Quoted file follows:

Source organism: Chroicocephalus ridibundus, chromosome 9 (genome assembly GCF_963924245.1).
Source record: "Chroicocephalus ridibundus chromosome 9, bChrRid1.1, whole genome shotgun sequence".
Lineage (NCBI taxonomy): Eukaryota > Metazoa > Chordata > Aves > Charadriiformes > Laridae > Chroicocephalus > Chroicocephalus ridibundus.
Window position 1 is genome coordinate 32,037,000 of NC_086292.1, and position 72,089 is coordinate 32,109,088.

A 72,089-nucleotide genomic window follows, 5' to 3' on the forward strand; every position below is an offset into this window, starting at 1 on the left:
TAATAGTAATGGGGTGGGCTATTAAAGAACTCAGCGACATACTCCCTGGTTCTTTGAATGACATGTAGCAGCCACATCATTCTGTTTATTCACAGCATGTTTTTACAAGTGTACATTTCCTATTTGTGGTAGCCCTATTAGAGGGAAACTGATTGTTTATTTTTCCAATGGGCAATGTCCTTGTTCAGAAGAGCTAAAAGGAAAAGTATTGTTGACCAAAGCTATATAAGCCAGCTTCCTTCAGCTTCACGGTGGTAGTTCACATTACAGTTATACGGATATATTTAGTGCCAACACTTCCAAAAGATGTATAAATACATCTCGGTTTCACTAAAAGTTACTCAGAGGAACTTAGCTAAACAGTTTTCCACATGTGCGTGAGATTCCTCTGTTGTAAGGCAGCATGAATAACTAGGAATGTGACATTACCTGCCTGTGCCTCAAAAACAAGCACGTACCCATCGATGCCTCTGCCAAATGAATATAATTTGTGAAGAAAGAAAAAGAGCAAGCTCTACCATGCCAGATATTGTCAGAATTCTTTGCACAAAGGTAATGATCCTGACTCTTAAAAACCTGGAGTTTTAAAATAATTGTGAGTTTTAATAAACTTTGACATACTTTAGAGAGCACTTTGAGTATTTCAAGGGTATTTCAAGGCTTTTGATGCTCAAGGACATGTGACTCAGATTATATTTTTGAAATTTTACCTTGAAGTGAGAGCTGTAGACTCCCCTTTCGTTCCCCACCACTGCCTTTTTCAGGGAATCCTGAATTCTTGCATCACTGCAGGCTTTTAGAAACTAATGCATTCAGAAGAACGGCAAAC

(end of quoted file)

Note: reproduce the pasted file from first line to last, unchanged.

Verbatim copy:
Source organism: Chroicocephalus ridibundus, chromosome 9 (genome assembly GCF_963924245.1).
Source record: "Chroicocephalus ridibundus chromosome 9, bChrRid1.1, whole genome shotgun sequence".
Lineage (NCBI taxonomy): Eukaryota > Metazoa > Chordata > Aves > Charadriiformes > Laridae > Chroicocephalus > Chroicocephalus ridibundus.
Window position 1 is genome coordinate 32,037,000 of NC_086292.1, and position 72,089 is coordinate 32,109,088.

A 72,089-nucleotide genomic window follows, 5' to 3' on the forward strand; every position below is an offset into this window, starting at 1 on the left:
TAATAGTAATGGGGTGGGCTATTAAAGAACTCAGCGACATACTCCCTGGTTCTTTGAATGACATGTAGCAGCCACATCATTCTGTTTATTCACAGCATGTTTTTACAAGTGTACATTTCCTATTTGTGGTAGCCCTATTAGAGGGAAACTGATTGTTTATTTTTCCAATGGGCAATGTCCTTGTTCAGAAGAGCTAAAAGGAAAAGTATTGTTGACCAAAGCTATATAAGCCAGCTTCCTTCAGCTTCACGGTGGTAGTTCACATTACAGTTATACGGATATATTTAGTGCCAACACTTCCAAAAGATGTATAAATACATCTCGGTTTCACTAAAAGTTACTCAGAGGAACTTAGCTAAACAGTTTTCCACATGTGCGTGAGATTCCTCTGTTGTAAGGCAGCATGAATAACTAGGAATGTGACATTACCTGCCTGTGCCTCAAAAACAAGCACGTACCCATCGATGCCTCTGCCAAATGAATATAATTTGTGAAGAAAGAAAAAGAGCAAGCTCTACCATGCCAGATATTGTCAGAATTCTTTGCACAAAGGTAATGATCCTGACTCTTAAAAACCTGGAGTTTTAAAATAATTGTGAGTTTTAATAAACTTTGACATACTTTAGAGAGCACTTTGAGTATTTCAAGGGTATTTCAAGGCTTTTGATGCTCAAGGACATGTGACTCAGATTATATTTTTGAAATTTTACCTTGAAGTGAGAGCTGTAGACTCCCCTTTCGTTCCCCACCACTGCCTTTTTCAGGGAATCCTGAATTCTTGCATCACTGCAGGCTTTTAGAAACTAATGCATTCAGAAGAACGGCAAAC